The hesitancy to go solely by data on films’ performances in different centres kicked in way before the pandemic. Instances of formula films failing miserably at the box-office as well as content-driven films unexpectedly performing well in theatres, are aplenty. Actors like Madhavan have spoken extensively about interpreting and understanding performance-related data thoroughly before letting that dictate an actor’s choices. However, the spike in OTT releases has especially made filmmakers rethink the market for remakes, which are made to cater specifically to a particular regional audience. The release of Telugu movie Narappa, for instance, stirred conversations around whether the remake was needed, or if audiences are expected to watch the movie for the stars since both the movies, the original Tamil film Asuran and the Telugu remake, are streaming on the same platform.  
“I am personally not a huge fan of remakes. We always want to watch a movie in its original language. The language that is spoken in the film, how it has been thought and produced constitute the essence and only the original can promise that experience. Even if a filmmaker adapts and rewrites it to suit the audiences from a different region, it turns into a new film,” Mahesh Narayanan says. Speaking on similar lines, Madhumita says, “Remakes cannot be an exact copy of the original. A director might be under scrutiny from the industry and press for trying to remake a film, so they might as well remake the film the way they want to, rather than copying the entire film as it was. Even from an OTT perspective, if the director adds their own spin to the story without compromising with the original idea, the audience can compare the two films and weigh in.”  

Theatre openings and box-office collections have been conventionally used to determine the success of a film but with OTTs entering the fray, filmmakers’ ability to track the reception of a film has become limited. “Platforms don’t share such details that only a few teams within the organisation are privy to. We get to know whether it is performing well or if the reception has been average. But the information they provide is conversational,” Madhumita shares. However, when asked if she thinks filmmakers should be getting access to the exact data, she observes that she personally prefers not to read too much into the data. “Creators cannot work purely based on numbers. It will turn out as a restriction and added baggage for me if I start doing that. Having been a producer myself, I’m quite conscious and aware about the possible market value of my film and the approximate return it can make. Having said that, I’d never let that overwhelm / compromise my filmmaking. The idea is to make a good film within the said committed budget. Beyond that, the film goes where it is meant to go,” the director observes.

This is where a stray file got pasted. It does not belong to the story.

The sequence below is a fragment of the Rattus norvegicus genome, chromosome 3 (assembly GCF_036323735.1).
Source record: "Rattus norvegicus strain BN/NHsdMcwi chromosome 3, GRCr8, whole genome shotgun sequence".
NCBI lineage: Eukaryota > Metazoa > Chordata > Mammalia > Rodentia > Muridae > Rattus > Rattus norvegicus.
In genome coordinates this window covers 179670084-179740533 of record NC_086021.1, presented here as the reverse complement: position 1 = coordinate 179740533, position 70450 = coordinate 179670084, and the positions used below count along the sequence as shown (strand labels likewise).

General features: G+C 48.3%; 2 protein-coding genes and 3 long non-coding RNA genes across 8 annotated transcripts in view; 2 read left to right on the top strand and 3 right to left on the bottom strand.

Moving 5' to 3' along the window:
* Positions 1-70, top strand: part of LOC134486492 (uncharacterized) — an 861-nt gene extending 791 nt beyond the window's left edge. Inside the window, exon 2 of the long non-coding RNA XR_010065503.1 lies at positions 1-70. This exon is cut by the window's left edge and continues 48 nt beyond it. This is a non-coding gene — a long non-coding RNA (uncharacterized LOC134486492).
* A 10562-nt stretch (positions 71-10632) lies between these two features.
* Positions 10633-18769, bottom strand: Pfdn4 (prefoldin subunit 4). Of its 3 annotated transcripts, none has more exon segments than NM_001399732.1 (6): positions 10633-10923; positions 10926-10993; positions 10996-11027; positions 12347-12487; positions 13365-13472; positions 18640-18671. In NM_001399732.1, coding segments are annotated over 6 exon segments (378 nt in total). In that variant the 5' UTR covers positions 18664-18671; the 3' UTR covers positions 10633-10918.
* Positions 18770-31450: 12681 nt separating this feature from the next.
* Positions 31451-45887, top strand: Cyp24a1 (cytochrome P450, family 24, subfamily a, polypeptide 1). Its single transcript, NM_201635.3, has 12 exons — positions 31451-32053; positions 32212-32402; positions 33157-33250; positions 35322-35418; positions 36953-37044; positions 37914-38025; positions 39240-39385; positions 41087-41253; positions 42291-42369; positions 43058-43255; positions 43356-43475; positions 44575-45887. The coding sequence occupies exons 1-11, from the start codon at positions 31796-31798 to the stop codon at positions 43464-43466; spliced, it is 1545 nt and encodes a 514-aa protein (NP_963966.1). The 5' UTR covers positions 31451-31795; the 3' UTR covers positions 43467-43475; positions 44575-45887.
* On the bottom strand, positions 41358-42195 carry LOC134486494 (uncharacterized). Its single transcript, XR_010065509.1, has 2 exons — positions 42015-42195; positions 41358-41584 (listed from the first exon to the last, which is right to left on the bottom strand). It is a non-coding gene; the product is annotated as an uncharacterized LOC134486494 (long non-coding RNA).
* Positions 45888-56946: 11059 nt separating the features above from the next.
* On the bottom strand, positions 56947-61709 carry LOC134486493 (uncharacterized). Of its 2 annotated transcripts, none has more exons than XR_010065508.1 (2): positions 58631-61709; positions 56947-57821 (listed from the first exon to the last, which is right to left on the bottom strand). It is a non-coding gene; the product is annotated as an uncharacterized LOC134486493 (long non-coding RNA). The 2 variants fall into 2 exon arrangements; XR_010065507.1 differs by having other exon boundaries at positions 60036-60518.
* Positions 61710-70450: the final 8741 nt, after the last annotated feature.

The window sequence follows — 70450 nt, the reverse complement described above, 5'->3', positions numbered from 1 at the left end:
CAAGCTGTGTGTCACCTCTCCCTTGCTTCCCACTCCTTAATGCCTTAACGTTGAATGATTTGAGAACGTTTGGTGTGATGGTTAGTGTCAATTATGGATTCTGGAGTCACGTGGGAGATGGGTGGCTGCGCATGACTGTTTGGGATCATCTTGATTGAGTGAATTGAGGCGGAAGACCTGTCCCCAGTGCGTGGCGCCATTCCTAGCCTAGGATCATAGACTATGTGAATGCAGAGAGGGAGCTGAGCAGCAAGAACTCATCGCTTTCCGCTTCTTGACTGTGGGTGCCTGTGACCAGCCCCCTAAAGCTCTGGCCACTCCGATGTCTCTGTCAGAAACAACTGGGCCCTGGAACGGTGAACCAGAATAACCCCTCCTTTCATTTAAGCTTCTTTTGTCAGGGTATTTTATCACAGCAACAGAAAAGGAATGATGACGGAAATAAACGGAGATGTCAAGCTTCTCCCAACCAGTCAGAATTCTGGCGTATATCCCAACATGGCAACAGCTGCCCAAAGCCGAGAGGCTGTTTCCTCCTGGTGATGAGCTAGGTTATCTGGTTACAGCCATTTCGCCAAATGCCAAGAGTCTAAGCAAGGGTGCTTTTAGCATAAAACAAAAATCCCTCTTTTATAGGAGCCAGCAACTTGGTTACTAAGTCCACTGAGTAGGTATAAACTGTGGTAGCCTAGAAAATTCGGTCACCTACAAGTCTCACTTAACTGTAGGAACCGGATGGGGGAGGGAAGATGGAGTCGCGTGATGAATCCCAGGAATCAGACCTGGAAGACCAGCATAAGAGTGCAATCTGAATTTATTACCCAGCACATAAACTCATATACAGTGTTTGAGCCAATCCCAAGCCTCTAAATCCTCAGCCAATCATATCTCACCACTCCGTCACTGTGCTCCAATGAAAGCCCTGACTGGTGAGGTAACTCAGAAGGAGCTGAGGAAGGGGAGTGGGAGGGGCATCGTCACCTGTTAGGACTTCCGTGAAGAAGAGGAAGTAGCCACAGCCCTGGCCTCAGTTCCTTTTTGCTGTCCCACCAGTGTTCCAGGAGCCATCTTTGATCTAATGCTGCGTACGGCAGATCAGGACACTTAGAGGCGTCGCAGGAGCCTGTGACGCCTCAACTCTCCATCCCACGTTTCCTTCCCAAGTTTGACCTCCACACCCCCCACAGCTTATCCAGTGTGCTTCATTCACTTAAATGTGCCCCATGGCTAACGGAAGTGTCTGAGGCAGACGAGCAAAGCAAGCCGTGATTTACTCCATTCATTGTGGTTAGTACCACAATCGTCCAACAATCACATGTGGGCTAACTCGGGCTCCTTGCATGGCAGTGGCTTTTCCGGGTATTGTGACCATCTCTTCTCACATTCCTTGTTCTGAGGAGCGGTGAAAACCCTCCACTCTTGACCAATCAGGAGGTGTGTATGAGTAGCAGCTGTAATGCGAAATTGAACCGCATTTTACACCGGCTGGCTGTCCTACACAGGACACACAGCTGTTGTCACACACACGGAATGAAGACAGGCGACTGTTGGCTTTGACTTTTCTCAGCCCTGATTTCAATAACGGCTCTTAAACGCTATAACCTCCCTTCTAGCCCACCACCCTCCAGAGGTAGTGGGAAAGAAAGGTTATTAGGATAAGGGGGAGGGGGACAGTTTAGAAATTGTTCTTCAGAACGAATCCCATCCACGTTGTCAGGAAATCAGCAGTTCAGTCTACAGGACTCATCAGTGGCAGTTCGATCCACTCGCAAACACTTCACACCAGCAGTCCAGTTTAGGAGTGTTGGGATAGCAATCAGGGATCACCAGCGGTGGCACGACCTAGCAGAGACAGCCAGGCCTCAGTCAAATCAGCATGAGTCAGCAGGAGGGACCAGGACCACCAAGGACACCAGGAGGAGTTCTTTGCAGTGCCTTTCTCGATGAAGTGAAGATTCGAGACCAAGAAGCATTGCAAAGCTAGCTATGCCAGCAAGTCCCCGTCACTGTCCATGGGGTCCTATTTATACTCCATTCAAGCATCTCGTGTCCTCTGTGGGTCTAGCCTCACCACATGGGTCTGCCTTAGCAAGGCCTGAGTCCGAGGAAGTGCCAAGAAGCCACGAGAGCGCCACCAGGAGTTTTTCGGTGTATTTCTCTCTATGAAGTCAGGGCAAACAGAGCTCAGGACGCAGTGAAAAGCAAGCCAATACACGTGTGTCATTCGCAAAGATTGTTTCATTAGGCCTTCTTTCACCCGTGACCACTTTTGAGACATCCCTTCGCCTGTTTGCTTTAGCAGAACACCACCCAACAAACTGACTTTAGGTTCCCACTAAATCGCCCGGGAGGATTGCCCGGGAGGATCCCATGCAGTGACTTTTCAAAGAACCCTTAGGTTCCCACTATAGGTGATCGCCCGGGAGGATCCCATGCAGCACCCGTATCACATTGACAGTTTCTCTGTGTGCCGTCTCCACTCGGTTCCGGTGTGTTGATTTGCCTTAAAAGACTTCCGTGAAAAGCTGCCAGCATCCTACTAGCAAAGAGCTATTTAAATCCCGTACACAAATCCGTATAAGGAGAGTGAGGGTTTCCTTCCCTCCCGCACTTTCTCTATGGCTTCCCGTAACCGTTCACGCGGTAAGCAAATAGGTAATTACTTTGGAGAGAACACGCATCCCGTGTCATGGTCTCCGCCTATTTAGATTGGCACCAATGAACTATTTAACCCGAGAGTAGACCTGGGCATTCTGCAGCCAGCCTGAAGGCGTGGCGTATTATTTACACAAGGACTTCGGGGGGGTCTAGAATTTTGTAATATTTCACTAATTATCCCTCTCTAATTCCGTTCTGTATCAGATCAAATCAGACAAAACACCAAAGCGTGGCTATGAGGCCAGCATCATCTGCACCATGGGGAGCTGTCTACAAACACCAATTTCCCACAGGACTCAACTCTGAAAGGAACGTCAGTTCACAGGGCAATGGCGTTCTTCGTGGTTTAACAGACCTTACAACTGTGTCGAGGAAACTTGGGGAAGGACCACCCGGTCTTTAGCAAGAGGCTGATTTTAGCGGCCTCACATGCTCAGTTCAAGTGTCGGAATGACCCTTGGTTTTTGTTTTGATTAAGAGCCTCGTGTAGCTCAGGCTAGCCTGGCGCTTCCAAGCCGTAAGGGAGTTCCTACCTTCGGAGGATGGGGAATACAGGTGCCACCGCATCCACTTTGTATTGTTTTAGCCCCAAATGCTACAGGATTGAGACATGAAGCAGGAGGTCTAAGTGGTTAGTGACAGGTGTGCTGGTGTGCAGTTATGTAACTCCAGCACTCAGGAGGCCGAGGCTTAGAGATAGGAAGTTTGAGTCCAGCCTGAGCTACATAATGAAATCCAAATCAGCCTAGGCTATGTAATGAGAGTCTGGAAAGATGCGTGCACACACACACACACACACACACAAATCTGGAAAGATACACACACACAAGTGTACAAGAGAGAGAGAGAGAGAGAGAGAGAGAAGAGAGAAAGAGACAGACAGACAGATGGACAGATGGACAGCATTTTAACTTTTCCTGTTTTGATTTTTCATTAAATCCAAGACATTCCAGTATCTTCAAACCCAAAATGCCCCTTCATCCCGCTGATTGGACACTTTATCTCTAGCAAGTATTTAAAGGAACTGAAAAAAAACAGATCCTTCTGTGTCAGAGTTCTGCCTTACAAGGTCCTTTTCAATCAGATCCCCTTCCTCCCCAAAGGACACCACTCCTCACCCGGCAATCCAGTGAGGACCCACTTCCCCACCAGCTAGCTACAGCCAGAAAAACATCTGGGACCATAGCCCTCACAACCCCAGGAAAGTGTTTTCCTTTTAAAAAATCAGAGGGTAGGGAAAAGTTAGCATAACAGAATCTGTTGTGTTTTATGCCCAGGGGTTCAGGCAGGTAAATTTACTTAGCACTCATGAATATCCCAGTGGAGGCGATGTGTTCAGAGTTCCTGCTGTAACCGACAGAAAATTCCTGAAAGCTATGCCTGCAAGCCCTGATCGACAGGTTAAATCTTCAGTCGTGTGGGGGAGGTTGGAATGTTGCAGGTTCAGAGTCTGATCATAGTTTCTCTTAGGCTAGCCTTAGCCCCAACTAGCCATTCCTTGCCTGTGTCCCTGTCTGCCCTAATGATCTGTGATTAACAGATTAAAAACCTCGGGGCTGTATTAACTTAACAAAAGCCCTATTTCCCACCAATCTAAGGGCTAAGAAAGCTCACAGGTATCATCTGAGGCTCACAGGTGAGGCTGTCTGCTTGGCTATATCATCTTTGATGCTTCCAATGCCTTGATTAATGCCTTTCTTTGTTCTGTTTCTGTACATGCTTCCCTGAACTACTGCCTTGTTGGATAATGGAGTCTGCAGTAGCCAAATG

On the other hand, producer SR Prabhu firmly believes that much like box-office collections, the data about performance of films on OTT will also be available in the public domain. “Information about box-office collections is publicly available but is not always unerring. With OTT releases, the information is very accurate since it is AI (Artificial Intelligence) generated data, but it remains confidential. Like data about TRPs, information about performance of OTT releases will also be publicly available down the line,” the producer says.